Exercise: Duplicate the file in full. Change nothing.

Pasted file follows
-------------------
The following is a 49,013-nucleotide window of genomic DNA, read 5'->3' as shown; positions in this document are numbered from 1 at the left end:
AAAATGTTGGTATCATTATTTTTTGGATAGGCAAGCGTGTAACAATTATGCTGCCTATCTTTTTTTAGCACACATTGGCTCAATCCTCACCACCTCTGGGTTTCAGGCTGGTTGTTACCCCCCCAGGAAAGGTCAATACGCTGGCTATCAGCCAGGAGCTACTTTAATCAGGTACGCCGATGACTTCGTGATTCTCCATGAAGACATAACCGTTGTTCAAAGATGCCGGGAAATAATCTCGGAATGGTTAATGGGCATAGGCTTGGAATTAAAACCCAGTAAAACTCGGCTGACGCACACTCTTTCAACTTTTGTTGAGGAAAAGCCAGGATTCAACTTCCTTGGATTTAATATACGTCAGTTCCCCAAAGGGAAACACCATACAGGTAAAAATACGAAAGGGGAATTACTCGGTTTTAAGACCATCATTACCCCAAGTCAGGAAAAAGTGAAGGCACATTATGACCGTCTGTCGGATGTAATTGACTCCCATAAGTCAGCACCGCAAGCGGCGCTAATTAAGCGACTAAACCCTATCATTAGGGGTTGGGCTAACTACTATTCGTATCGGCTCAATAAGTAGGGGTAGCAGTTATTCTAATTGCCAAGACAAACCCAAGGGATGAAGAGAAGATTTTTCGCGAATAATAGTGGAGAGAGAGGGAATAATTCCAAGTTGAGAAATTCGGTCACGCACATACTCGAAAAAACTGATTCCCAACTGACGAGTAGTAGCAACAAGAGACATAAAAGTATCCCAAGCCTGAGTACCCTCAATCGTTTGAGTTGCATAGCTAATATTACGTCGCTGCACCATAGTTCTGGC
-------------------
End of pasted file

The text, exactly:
The following is a 49,013-nucleotide window of genomic DNA, read 5'->3' as shown; positions in this document are numbered from 1 at the left end:
AAAATGTTGGTATCATTATTTTTTGGATAGGCAAGCGTGTAACAATTATGCTGCCTATCTTTTTTTAGCACACATTGGCTCAATCCTCACCACCTCTGGGTTTCAGGCTGGTTGTTACCCCCCCAGGAAAGGTCAATACGCTGGCTATCAGCCAGGAGCTACTTTAATCAGGTACGCCGATGACTTCGTGATTCTCCATGAAGACATAACCGTTGTTCAAAGATGCCGGGAAATAATCTCGGAATGGTTAATGGGCATAGGCTTGGAATTAAAACCCAGTAAAACTCGGCTGACGCACACTCTTTCAACTTTTGTTGAGGAAAAGCCAGGATTCAACTTCCTTGGATTTAATATACGTCAGTTCCCCAAAGGGAAACACCATACAGGTAAAAATACGAAAGGGGAATTACTCGGTTTTAAGACCATCATTACCCCAAGTCAGGAAAAAGTGAAGGCACATTATGACCGTCTGTCGGATGTAATTGACTCCCATAAGTCAGCACCGCAAGCGGCGCTAATTAAGCGACTAAACCCTATCATTAGGGGTTGGGCTAACTACTATTCGTATCGGCTCAATAAGTAGGGGTAGCAGTTATTCTAATTGCCAAGACAAACCCAAGGGATGAAGAGAAGATTTTTCGCGAATAATAGTGGAGAGAGAGGGAATAATTCCAAGTTGAGAAATTCGGTCACGCACATACTCGAAAAAACTGATTCCCAACTGACGAGTAGTAGCAACAAGAGACATAAAAGTATCCCAAGCCTGAGTACCCTCAATCGTTTGAGTTGCATAGCTAATATTACGTCGCTGCACCATAGTTCTGGC